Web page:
A headlamp/flashlight will help you get to and from the hunting spot; remember to carry extra batteries too.

Layers of clothing

Hunting teaches you many things, and one of these things is that you need to layer your clothes so that you don’t get sweaty and ineffective. Walking to the hunting spot with minimal layers is the recommended method; it’s the best way to reduce sweating risk. Once you get to your stand, you should put on a couple of warmer layers.

It’s essential to stay warm when hunting; you want to enjoy the moment and spend as much time as possible.

Water and Snacks

No matter how short your hunt will be (or anticipate), you should always pack water. When you manage to take that shot, you will sweat a lot while bringing the deer out of the woods. You will still appreciate a drink of water after all that effort.

You don’t want to turn into a “hangry” hunter either, so make sure to pack snacks that give you energy and help you stay focused on your hunt. You can get distracted when you’re hungry and thirsty at the same time.

Field Dressing Kit

You go hunting thinking that you will be successful; mental preparation is necessary for physical preparation. Always throw a field dressing kit in your archery hunting backpack. Make sure to add the rubber gloves, the sharp knife, and a bone saw.

You will need to rubber gloves for field dressing your game to remain safe and clean. If you forget the gloves, check the first aid kit; it may have a pair of gloves.

Flagging Tape

You will need to mark the blood trail with flagging tape when you’re blood trailing. You may use it also for highlighting the route to your tree stand.

Flagging tape is a brightly colored vinyl material and comes in rolls; you should be able to find it at the archery store.

Rain gear

Even if there is no rain in the weather forecast, you can never be too sure. Rain gear is one of the items that you won’t regret having. You won’t be able to sit in the tree stand for very long if you’re soaking wet.

First aid kit

It’s easy to overpack when archery backpack hunting, but it’s better to have some items on you, especially since they can make the difference between life and death. Plus, some essential gear doesn’t even add much weight nor take a lot of space in your pack.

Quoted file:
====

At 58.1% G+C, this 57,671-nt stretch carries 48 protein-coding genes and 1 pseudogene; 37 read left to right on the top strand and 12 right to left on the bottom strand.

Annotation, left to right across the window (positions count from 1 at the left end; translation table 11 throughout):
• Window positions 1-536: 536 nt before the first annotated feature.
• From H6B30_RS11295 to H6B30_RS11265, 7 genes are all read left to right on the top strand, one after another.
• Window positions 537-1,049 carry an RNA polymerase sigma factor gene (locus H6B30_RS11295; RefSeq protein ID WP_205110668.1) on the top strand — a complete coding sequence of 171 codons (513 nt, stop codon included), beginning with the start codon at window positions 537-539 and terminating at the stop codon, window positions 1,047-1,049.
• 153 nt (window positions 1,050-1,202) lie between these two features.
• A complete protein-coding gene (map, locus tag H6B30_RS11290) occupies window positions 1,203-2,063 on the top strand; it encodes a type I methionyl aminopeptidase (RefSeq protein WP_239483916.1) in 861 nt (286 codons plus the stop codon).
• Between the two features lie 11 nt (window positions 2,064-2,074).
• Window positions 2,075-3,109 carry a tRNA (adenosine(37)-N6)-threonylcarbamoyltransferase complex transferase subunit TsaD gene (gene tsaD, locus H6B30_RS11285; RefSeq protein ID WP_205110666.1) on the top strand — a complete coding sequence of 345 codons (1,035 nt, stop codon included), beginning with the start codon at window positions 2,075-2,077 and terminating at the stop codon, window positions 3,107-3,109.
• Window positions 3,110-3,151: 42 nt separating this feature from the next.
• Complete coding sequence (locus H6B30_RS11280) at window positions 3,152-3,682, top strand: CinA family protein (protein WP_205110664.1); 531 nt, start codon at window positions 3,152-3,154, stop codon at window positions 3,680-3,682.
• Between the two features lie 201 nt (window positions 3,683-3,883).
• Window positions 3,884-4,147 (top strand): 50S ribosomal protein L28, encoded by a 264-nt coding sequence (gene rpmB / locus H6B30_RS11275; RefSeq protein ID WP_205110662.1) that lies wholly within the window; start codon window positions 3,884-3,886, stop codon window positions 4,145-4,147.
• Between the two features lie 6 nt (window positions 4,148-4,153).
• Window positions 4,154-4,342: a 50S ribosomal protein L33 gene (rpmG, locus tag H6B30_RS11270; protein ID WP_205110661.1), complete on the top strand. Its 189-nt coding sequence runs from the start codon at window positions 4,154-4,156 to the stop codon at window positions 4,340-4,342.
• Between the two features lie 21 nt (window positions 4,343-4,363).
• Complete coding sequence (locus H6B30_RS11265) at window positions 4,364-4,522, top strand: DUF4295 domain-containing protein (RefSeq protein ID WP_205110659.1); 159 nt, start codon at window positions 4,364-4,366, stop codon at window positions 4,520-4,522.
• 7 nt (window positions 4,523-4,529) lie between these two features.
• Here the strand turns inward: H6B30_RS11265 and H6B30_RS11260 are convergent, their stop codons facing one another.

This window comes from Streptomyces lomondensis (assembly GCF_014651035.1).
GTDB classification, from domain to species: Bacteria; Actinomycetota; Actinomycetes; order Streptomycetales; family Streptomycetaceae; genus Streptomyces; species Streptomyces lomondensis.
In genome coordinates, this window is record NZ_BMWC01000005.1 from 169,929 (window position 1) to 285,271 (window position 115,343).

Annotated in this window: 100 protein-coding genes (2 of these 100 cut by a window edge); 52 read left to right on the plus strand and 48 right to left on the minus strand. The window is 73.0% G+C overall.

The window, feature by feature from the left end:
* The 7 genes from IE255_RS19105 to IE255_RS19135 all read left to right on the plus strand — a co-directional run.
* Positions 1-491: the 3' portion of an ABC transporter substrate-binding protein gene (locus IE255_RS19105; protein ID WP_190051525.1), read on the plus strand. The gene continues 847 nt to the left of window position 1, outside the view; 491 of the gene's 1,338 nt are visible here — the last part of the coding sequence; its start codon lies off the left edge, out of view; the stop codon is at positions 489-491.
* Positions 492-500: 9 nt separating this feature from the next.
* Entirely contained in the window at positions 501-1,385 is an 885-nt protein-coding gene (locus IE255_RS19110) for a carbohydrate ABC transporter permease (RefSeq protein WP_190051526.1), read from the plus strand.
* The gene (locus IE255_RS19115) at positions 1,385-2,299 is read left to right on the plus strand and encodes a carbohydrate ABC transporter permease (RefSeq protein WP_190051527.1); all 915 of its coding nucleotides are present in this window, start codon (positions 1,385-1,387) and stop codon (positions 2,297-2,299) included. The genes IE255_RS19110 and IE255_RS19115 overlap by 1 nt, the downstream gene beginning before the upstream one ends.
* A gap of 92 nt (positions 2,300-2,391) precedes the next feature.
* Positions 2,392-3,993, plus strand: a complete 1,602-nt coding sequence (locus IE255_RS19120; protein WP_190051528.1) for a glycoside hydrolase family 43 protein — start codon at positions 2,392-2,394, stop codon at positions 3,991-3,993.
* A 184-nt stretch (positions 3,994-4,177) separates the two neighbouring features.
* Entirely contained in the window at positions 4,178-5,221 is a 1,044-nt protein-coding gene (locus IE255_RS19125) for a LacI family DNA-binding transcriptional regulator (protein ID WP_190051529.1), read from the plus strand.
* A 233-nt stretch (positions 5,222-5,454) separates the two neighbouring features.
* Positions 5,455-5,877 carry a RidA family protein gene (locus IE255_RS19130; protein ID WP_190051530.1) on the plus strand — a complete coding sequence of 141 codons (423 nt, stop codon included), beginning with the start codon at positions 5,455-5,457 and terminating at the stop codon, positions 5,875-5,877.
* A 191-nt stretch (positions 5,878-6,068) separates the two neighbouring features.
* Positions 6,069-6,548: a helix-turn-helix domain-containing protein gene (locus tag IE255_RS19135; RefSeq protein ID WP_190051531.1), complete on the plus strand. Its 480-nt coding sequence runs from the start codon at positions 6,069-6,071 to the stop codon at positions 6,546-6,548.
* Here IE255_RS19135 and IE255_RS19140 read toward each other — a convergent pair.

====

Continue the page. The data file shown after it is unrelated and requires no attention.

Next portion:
Therefore, you should always pack a first aid kit and several meds that could be useful in emergencies.


Matches don’t weigh much and barely take space in your backpack; at the same time, they can be a lifesaver if you have to spend the night in the woods. Look for waterproof and windproof matches; staying warm is crucial in the woods.

Toilet paper

Some hunters aren’t shy to use leaves, whereas others won’t leave the house without toilet paper. If that’s the case for you, roll a couple of layers in a plastic bag. Don’t take a whole roll if you’re not going on a 7-day hunt trip.

Instead of a conclusion

How many gear and items you pack depends on many things, and you will learn in time what are your actual needs when archery backpack hunting. Your hunting style, intended quarry, and location will matter a lot when packing. If you feel it’s too much information, you can always ask a hunter friend or a professional at the archery store.


Robert Dwayne

Robert Dwayne

To say that I am an outdoors enthusiast is probably an understatement. I am hyper passionate about everything outdoors: hiking, survival, hunting. On this website I am sharing my stories and experiences, and I hope you'll find inspiration to take up your own adventures!